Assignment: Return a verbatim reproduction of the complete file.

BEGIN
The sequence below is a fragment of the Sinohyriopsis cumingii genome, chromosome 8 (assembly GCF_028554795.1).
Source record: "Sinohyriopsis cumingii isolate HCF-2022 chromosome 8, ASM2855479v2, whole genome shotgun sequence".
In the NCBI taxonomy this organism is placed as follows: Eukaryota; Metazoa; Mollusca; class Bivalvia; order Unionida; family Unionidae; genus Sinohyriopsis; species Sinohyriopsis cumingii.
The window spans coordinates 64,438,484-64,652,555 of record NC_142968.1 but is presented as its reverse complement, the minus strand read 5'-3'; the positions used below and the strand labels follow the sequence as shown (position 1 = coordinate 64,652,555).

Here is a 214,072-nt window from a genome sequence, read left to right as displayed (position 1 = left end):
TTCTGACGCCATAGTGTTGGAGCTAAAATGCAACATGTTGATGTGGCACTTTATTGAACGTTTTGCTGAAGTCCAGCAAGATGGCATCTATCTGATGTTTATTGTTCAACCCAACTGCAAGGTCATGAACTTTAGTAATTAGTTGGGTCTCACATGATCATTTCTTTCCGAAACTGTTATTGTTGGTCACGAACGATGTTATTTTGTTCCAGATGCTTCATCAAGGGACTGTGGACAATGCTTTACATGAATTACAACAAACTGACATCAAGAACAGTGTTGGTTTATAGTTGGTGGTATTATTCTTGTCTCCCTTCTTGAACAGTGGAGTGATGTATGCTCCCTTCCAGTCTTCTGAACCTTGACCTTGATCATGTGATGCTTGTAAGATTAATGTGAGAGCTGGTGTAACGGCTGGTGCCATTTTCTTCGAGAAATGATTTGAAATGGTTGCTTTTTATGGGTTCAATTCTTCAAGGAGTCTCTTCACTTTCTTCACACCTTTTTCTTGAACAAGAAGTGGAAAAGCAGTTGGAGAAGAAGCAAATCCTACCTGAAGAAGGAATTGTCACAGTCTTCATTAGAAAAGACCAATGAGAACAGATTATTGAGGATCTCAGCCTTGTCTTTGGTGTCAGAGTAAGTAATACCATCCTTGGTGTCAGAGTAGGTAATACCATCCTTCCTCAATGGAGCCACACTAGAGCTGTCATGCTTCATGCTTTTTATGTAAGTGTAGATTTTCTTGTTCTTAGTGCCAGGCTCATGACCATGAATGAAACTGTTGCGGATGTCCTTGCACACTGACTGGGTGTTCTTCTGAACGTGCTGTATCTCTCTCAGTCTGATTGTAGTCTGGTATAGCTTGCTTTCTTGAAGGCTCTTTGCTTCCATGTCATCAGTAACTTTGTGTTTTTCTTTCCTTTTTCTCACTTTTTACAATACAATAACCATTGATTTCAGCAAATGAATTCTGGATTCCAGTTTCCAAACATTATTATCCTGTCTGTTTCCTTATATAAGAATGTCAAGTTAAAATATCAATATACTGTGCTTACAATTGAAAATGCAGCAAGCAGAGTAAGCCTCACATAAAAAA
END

The sequence below is a fragment of the Sinohyriopsis cumingii genome, chromosome 8 (assembly GCF_028554795.1).
Source record: "Sinohyriopsis cumingii isolate HCF-2022 chromosome 8, ASM2855479v2, whole genome shotgun sequence".
In the NCBI taxonomy this organism is placed as follows: Eukaryota; Metazoa; Mollusca; class Bivalvia; order Unionida; family Unionidae; genus Sinohyriopsis; species Sinohyriopsis cumingii.
The window spans coordinates 64,438,484-64,652,555 of record NC_142968.1 but is presented as its reverse complement, the minus strand read 5'-3'; the positions used below and the strand labels follow the sequence as shown (position 1 = coordinate 64,652,555).

Here is a 214,072-nt window from a genome sequence, read left to right as displayed (position 1 = left end):
TTCTGACGCCATAGTGTTGGAGCTAAAATGCAACATGTTGATGTGGCACTTTATTGAACGTTTTGCTGAAGTCCAGCAAGATGGCATCTATCTGATGTTTATTGTTCAACCCAACTGCAAGGTCATGAACTTTAGTAATTAGTTGGGTCTCACATGATCATTTCTTTCCGAAACTGTTATTGTTGGTCACGAACGATGTTATTTTGTTCCAGATGCTTCATCAAGGGACTGTGGACAATGCTTTACATGAATTACAACAAACTGACATCAAGAACAGTGTTGGTTTATAGTTGGTGGTATTATTCTTGTCTCCCTTCTTGAACAGTGGAGTGATGTATGCTCCCTTCCAGTCTTCTGAACCTTGACCTTGATCATGTGATGCTTGTAAGATTAATGTGAGAGCTGGTGTAACGGCTGGTGCCATTTTCTTCGAGAAATGATTTGAAATGGTTGCTTTTTATGGGTTCAATTCTTCAAGGAGTCTCTTCACTTTCTTCACACCTTTTTCTTGAACAAGAAGTGGAAAAGCAGTTGGAGAAGAAGCAAATCCTACCTGAAGAAGGAATTGTCACAGTCTTCATTAGAAAAGACCAATGAGAACAGATTATTGAGGATCTCAGCCTTGTCTTTGGTGTCAGAGTAAGTAATACCATCCTTGGTGTCAGAGTAGGTAATACCATCCTTCCTCAATGGAGCCACACTAGAGCTGTCATGCTTCATGCTTTTTATGTAAGTGTAGATTTTCTTGTTCTTAGTGCCAGGCTCATGACCATGAATGAAACTGTTGCGGATGTCCTTGCACACTGACTGGGTGTTCTTCTGAACGTGCTGTATCTCTCTCAGTCTGATTGTAGTCTGGTATAGCTTGCTTTCTTGAAGGCTCTTTGCTTCCATGTCATCAGTAACTTTGTGTTTTTCTTTCCTTTTTCTCACTTTTTACAATACAATAACCATTGATTTCAGCAAATGAATTCTGGATTCCAGTTTCCAAACATTATTATCCTGTCTGTTTCCTTATATAAGAATGTCAAGTTAAAATATCAATATACTGTGCTTACAATTGAAAATGCAGCAAGCAGAGTAAGCCTCACATAAAAAA